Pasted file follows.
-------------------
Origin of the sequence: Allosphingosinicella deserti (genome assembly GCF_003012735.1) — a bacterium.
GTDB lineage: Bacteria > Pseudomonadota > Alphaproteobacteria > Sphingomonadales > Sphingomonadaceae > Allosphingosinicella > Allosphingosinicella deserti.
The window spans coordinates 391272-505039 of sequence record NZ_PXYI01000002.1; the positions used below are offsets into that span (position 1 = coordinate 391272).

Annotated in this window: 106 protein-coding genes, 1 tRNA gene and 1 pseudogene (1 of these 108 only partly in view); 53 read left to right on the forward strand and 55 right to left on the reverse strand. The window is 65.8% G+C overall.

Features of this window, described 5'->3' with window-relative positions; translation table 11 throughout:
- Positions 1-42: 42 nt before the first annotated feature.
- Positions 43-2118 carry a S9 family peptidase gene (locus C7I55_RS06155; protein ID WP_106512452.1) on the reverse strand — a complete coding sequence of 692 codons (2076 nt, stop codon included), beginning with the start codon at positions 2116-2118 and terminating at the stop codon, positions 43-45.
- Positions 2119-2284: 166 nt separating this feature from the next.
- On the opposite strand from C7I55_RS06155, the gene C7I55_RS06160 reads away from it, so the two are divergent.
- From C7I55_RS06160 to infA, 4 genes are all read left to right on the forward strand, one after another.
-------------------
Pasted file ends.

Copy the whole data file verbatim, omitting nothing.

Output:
Origin of the sequence: Allosphingosinicella deserti (genome assembly GCF_003012735.1) — a bacterium.
GTDB lineage: Bacteria > Pseudomonadota > Alphaproteobacteria > Sphingomonadales > Sphingomonadaceae > Allosphingosinicella > Allosphingosinicella deserti.
The window spans coordinates 391272-505039 of sequence record NZ_PXYI01000002.1; the positions used below are offsets into that span (position 1 = coordinate 391272).

Annotated in this window: 106 protein-coding genes, 1 tRNA gene and 1 pseudogene (1 of these 108 only partly in view); 53 read left to right on the forward strand and 55 right to left on the reverse strand. The window is 65.8% G+C overall.

Features of this window, described 5'->3' with window-relative positions; translation table 11 throughout:
- Positions 1-42: 42 nt before the first annotated feature.
- Positions 43-2118 carry a S9 family peptidase gene (locus C7I55_RS06155; protein ID WP_106512452.1) on the reverse strand — a complete coding sequence of 692 codons (2076 nt, stop codon included), beginning with the start codon at positions 2116-2118 and terminating at the stop codon, positions 43-45.
- Positions 2119-2284: 166 nt separating this feature from the next.
- On the opposite strand from C7I55_RS06155, the gene C7I55_RS06160 reads away from it, so the two are divergent.
- From C7I55_RS06160 to infA, 4 genes are all read left to right on the forward strand, one after another.